“I was very flattered and jumped at the chance to work with them again,” says Hugh.

Like the band themselves, he too recalls their time at The Manor with fondness.

“We all got on really well. They were a great bunch of guys. There was absolutely no ego there at all. Colin and Andy would each bring in what they had written and then Dave and Terry (Chambers, the drummer) would work with them to shape the track. It was a collaborative process, but it wasn't all plain sailing. We were working to quite a tight schedule and Colin's voice wasn't in the best of condition, as I think he'd been ill. But, when you are working with people who are so easy going and such fun to be with, then these things don't matter so much. We all knuckled down and got it done. I just let the band be themselves. I've always been that kind of producer. I try to work with the band rather than imposing something on them; it's just the way I am. Anyway, they had quite a clear idea of what they wanted and I just made sure that this could be translated as easily and as clearly as possible.”

Alongside a strong idea of the album's direction, what the band also had was an abundance of material. English Settlement became a double-album, with the majority of tracks written by Andy. He had been working on them during the previous few months, following the end of another exhausting tour, locked away in a small flat in Swindon. “Not the most inspiring of locations, but it did the trick. In the end it could have been as many as 30 songs on the album had the record company let us,” says Andy.

During both the writing and recording process, he says he felt an unusual degree of freedom. “Partly it had something to do with us being able to break the cardinal ‘two-minute’ rule. The early albums were quite constrained by this, the fan that everything had to be short and sweet, always with a single in mind. On English Settlement we ignored the rule. Also, I still had in mind the idea that these songs weren't going to be toured, which gave me a sense of relief. It wasn't complete, because despite mentioning my aversion to touring to the band on several occasions, I never got the impression that they were taking me seriously, which is probably my fault for not stressing just how much I was growing to hate being on the road.”

XTC have never been a particularly political band, but as both Andy and Colin had developed as songwriters a strong social consciousness became increasingly evident in the band's music. On Black Sea, tracks such as Towers Of London, which reflected on the fate of those from the working class who had been responsible for building England's empire, and Paper And Iron (Notes And Coins), which dealt with the daily struggle faced by working men and women, had begun to illustrate this.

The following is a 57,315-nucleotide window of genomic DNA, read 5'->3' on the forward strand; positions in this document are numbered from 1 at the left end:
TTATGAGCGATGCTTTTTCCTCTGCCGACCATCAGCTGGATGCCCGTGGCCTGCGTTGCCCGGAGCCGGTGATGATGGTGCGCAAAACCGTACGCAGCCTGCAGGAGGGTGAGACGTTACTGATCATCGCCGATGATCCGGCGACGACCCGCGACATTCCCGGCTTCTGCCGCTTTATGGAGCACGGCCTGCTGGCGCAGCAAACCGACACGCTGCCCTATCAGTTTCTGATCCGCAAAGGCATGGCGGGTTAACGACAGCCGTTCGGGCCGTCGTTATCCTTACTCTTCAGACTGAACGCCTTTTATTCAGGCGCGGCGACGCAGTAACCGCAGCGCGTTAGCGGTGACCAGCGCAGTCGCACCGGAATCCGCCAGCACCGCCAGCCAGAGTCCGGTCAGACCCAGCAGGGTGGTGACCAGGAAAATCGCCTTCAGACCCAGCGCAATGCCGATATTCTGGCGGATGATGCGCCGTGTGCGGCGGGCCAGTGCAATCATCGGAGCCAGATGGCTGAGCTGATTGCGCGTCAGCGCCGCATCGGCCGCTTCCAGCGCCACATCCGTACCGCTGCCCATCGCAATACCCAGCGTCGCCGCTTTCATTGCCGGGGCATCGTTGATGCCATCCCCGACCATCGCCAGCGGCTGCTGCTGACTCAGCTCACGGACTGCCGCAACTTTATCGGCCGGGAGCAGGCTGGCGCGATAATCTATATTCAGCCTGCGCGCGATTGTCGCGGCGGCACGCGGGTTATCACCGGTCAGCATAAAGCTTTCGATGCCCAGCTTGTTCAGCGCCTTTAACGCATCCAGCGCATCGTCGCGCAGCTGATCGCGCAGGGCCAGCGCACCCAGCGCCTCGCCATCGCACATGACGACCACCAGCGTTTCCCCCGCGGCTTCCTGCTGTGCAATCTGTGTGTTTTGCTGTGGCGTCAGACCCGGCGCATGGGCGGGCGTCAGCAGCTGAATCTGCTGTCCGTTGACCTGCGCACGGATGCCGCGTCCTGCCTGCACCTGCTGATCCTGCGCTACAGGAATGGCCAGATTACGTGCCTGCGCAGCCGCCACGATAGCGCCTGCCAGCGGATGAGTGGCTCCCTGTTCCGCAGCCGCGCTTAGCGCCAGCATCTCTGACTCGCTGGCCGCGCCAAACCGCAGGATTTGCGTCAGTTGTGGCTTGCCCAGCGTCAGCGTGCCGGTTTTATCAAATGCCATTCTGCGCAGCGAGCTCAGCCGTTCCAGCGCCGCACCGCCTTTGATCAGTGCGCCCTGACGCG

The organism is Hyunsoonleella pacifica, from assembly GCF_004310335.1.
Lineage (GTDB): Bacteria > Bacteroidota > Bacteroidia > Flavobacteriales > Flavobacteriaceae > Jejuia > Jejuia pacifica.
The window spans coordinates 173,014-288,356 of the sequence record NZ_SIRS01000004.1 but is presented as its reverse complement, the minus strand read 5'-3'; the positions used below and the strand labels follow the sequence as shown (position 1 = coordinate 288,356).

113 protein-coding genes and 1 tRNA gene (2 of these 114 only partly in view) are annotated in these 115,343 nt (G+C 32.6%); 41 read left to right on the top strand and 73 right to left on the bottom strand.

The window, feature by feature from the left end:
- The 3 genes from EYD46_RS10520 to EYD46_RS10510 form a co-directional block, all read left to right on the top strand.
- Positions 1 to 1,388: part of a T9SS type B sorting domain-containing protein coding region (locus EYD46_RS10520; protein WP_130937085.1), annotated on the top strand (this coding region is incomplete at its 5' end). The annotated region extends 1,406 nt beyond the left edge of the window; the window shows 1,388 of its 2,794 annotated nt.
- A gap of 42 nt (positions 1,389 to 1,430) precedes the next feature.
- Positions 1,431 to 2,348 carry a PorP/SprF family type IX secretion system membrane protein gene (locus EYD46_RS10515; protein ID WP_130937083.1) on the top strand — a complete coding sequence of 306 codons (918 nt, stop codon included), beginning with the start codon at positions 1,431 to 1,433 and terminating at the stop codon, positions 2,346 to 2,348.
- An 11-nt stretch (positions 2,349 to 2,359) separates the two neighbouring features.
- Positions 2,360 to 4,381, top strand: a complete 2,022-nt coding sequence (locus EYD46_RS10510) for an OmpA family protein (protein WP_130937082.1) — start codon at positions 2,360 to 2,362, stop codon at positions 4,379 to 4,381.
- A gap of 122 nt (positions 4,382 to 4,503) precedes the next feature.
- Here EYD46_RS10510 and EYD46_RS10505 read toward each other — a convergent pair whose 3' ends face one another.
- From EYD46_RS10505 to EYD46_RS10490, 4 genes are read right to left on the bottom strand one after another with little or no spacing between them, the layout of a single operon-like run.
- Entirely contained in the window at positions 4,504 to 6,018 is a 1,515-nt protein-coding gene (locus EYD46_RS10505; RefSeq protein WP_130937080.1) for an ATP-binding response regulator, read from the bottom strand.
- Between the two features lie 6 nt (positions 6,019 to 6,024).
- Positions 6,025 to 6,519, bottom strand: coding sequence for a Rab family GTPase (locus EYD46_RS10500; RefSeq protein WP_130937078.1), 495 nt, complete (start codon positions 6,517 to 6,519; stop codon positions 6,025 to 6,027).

“I've always been a feminist at heart — the world would be better if more women were in positions of power.”
— Andy Partridge

“There were lots of bands around at the time who were overtly political. This was the early 80s after all. But that wasn't what we were about really,” says Andy. “Instead, I found myself increasingly able to write about the stuff that was annoying me, which would often touch on big social issues. Take something like Down In The Cockpit, which had lines like, “Man acting like the farmer, treating women like a poor cow, we've got to treat you better from now’. It's essentially me saying that women have always got a raw deal and that's got to change. I've always been a bit of a feminist at heart and think that the world would be better if more women were in positions of power. It felt quite cathartic to write something like that, because the attitude of some men towards women has always annoyed me.”

Throughout the remainder of the album there are little vignettes of social commentary sprinkled here and there. The wonderfully thumping, Partridge-penned, No Thugs In Our House is an anti-racist mini-opera, telling the story of a middle class couple's inability to face up to the reality that their darling son has turned into a violent racist. Then there's the tale of domestic violence in the Moulding-penned Runaways, which contains the haunting lyric: “Daddy hit you in temper, but he's sorry now; just a quarrel he had with mummy, but he's sorry now.”